Reflecting on three months of chess
At the end of June/beginning of July, I decided that I wanted to play chess and become better at it. How am I doing three months later?
My rating at online chess on chess.com is better than it was then, but I'm growing a bit weary of this format of play. It's nice that you are able to take your time with your moves and that you don't need to set aside a block of time to play, but I feel that I don't concentrate as well in those game, the flow of thought is not constant, and between two moves -- especially if played 2-3 days appart -- I can easily forget a tactic that I was setting up, a strategical avenue I was pursuing, etc. For that reason, I joined a local chess club; we meet every Saturday for small, friendly tournaments, and I feel that this is where a lot of my improvement will come from in the next few months. Being able to play with tougher opponents and analyzing the games afterwards should prove extremely rewarding.
Also, as is suggested virtually everywhere, I keep doing tactics puzzle. I do them mostly at chesstempo.com now, because the absence of a time factor in the score you get allows me to take my time and properly analyze a position and get better results. I passed the 1600 rating bar during the month, but because I didn't take enough time to do some puzzles, I am now back in the 1500s. One extremely nice statistic is my 76% success rate; I recall it being around 66% during the summer, so I'm happy that I get more solutions right!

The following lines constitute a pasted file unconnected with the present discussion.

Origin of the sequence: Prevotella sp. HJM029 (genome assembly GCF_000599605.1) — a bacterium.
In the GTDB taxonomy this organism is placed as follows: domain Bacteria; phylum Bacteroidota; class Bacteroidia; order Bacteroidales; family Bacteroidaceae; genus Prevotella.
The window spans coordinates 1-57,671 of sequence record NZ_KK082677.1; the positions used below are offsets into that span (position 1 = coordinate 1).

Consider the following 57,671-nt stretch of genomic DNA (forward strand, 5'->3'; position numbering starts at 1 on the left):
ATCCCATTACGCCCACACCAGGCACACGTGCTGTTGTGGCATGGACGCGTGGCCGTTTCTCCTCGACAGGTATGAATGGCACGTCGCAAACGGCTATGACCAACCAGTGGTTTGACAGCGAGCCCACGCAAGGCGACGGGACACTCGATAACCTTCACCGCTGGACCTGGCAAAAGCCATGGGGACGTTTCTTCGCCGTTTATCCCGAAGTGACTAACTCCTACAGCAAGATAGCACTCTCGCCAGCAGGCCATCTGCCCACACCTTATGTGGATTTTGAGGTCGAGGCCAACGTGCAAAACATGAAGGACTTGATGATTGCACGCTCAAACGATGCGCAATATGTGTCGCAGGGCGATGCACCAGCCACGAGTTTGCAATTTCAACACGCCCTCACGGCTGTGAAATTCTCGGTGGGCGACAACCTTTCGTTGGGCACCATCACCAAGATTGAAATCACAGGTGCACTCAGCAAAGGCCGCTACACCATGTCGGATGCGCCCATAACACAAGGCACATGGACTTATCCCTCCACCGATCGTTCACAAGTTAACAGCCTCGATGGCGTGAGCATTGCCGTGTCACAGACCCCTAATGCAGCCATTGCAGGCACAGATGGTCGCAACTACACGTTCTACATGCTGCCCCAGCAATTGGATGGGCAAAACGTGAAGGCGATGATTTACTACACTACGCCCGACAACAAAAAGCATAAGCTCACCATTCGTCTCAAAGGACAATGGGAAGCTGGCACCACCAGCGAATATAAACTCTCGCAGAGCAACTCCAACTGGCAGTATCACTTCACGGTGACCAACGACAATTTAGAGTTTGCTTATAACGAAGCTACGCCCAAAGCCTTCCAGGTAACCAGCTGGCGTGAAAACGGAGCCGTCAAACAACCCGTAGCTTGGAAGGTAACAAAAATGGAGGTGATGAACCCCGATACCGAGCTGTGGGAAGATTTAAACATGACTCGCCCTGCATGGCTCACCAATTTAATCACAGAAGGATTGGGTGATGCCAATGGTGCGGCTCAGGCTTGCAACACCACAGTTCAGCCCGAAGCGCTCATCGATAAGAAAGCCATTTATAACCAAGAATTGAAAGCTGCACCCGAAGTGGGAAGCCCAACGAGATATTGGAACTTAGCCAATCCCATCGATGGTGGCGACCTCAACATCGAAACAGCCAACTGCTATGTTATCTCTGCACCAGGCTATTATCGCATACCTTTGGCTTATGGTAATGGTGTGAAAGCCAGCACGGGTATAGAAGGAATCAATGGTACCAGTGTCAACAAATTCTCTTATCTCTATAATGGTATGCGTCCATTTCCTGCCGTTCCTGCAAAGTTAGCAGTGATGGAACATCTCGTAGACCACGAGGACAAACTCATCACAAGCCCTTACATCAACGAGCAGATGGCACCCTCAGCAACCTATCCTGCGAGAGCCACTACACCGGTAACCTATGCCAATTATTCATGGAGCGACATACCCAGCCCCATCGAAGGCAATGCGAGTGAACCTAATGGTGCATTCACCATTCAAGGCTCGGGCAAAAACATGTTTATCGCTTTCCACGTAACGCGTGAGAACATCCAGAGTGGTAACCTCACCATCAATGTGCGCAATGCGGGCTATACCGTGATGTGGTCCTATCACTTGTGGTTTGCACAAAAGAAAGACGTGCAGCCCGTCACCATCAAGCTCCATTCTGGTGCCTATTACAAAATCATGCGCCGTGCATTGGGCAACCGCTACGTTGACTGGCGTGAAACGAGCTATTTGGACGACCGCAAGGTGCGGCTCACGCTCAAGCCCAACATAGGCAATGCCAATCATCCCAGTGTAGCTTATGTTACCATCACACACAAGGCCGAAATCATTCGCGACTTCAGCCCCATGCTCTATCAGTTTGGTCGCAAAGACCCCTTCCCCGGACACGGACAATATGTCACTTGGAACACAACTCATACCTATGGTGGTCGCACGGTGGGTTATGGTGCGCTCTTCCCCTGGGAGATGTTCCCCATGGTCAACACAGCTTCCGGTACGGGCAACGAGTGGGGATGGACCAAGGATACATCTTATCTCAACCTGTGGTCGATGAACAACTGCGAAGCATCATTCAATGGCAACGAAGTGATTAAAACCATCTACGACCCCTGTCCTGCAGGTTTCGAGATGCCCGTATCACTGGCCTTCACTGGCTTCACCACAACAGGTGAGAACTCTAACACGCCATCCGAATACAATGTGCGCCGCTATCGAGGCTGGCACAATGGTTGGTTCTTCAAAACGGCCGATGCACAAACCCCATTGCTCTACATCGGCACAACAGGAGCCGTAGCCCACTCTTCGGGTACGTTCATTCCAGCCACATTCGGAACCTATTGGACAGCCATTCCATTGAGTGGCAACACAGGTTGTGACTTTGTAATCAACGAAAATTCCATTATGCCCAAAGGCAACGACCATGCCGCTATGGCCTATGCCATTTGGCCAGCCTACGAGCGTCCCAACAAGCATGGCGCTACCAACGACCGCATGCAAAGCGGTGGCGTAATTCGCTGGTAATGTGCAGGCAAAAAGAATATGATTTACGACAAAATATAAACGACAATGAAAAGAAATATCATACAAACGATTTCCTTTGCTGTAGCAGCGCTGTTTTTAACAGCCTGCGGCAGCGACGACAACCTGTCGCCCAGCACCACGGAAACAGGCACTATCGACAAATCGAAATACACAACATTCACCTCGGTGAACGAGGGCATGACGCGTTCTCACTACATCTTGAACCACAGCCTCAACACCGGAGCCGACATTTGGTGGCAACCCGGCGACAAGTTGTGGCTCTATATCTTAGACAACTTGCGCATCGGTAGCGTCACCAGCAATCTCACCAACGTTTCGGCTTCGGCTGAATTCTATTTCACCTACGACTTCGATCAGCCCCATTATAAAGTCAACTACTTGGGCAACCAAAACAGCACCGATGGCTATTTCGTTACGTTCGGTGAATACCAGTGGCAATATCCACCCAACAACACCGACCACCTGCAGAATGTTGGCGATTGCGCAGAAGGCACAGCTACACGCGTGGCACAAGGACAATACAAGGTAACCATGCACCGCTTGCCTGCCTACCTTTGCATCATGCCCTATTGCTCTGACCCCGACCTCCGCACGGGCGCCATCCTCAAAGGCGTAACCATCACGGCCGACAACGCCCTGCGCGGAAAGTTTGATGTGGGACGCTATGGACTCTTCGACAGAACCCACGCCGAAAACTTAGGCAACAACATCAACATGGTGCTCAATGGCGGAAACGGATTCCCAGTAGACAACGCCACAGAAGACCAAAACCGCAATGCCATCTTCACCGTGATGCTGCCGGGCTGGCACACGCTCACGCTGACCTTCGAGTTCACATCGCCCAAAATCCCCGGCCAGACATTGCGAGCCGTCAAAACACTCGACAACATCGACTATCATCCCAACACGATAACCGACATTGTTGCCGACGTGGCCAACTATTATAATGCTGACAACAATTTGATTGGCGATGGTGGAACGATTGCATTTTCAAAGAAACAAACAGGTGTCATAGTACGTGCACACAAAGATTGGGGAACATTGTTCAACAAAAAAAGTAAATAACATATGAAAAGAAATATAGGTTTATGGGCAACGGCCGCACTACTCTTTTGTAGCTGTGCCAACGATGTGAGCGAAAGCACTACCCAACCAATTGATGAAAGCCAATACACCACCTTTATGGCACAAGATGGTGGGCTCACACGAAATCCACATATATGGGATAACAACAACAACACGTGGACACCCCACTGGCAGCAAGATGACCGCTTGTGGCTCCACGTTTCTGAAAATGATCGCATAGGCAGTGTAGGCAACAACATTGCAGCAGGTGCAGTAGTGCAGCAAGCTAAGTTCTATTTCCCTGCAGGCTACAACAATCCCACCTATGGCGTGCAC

(See my stats here)
Finally, I keep reading books. I've re-read some chapters of Seirawan's Winning Chess Tactics and still working through Winning Chess Strategies. When I look at my games, I think that strategy is going to be the next important thing to improve; often I have a better position than my opponent, but then decide to pursue the wrong plan and end up behind a few moves later. I want to stop this trend and keep my advantage when I have it! I need to become more aware of the imbalances in my games, especially those that I tend to miss (weak squares, pawn targets) and start actively working at noticing those and figuring out moves that will put more pressure there.
Thanks for reading, have a great month of October!